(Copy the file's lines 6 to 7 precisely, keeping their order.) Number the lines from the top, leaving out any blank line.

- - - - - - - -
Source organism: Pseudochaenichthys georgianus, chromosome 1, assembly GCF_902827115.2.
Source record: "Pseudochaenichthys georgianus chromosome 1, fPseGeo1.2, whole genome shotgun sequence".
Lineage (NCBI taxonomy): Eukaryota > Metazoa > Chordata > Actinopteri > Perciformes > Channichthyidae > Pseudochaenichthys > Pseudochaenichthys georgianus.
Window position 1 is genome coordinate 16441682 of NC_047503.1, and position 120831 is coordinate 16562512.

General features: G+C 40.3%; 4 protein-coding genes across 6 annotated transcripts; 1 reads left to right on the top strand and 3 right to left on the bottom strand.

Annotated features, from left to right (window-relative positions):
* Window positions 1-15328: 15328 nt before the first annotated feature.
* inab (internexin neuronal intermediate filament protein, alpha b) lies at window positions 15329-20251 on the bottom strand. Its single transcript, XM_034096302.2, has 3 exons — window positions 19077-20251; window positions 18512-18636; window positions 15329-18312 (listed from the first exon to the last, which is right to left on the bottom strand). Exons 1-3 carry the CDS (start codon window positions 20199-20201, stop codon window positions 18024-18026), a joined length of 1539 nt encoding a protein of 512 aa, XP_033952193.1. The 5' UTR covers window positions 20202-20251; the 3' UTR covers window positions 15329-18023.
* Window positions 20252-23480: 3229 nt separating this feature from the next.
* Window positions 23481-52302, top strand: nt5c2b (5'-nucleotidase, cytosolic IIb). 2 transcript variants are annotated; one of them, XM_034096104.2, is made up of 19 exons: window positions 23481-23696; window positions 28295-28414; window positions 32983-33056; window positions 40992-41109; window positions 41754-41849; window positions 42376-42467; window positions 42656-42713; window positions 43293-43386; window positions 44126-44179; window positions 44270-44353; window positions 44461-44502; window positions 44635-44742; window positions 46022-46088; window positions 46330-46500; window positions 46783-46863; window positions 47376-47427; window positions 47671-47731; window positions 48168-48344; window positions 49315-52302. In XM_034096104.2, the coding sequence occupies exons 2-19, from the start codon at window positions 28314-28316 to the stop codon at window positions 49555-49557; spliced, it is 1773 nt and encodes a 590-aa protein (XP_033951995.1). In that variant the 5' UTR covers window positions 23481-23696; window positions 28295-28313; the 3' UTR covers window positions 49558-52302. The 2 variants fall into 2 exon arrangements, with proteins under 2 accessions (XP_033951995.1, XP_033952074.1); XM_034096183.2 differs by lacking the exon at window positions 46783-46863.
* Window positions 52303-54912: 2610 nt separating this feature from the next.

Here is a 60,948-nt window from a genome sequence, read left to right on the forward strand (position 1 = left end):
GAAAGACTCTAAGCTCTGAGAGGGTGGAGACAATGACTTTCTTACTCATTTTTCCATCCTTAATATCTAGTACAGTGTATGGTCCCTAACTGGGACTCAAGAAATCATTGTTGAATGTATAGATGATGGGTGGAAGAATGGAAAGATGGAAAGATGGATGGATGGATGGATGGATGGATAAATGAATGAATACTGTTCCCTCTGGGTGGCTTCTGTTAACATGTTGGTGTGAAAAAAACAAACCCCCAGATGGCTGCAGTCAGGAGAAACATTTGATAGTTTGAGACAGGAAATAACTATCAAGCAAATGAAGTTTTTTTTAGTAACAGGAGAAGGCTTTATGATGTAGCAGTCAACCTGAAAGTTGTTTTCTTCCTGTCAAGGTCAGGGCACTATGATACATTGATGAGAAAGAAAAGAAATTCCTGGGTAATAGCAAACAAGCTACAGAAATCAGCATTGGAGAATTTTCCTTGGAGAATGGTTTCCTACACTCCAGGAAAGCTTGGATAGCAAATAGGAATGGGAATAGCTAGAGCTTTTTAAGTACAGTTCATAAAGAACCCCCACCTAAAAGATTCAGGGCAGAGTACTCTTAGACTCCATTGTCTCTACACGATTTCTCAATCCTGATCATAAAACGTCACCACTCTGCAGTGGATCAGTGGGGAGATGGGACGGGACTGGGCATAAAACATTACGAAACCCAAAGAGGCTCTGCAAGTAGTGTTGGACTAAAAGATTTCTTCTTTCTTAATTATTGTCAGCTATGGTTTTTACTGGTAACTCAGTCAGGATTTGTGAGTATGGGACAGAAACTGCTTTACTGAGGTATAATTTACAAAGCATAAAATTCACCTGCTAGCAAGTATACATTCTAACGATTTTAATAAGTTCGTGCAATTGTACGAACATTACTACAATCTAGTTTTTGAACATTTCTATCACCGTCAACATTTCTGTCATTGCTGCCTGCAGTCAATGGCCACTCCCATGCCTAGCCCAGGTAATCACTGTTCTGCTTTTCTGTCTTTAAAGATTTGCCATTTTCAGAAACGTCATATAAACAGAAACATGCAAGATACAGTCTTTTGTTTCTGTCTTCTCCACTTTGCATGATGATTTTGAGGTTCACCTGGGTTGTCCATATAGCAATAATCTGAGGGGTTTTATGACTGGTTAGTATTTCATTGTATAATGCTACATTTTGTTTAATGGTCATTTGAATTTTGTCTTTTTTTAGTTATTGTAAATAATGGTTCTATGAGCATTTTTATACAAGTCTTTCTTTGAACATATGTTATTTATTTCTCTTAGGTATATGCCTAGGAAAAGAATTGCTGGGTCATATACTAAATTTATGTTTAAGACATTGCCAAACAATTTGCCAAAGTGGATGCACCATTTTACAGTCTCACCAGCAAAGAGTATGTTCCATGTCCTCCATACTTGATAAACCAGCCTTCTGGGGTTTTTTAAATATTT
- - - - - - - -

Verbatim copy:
Annotated features, from left to right (window-relative positions):
* Window positions 1-15328: 15328 nt before the first annotated feature.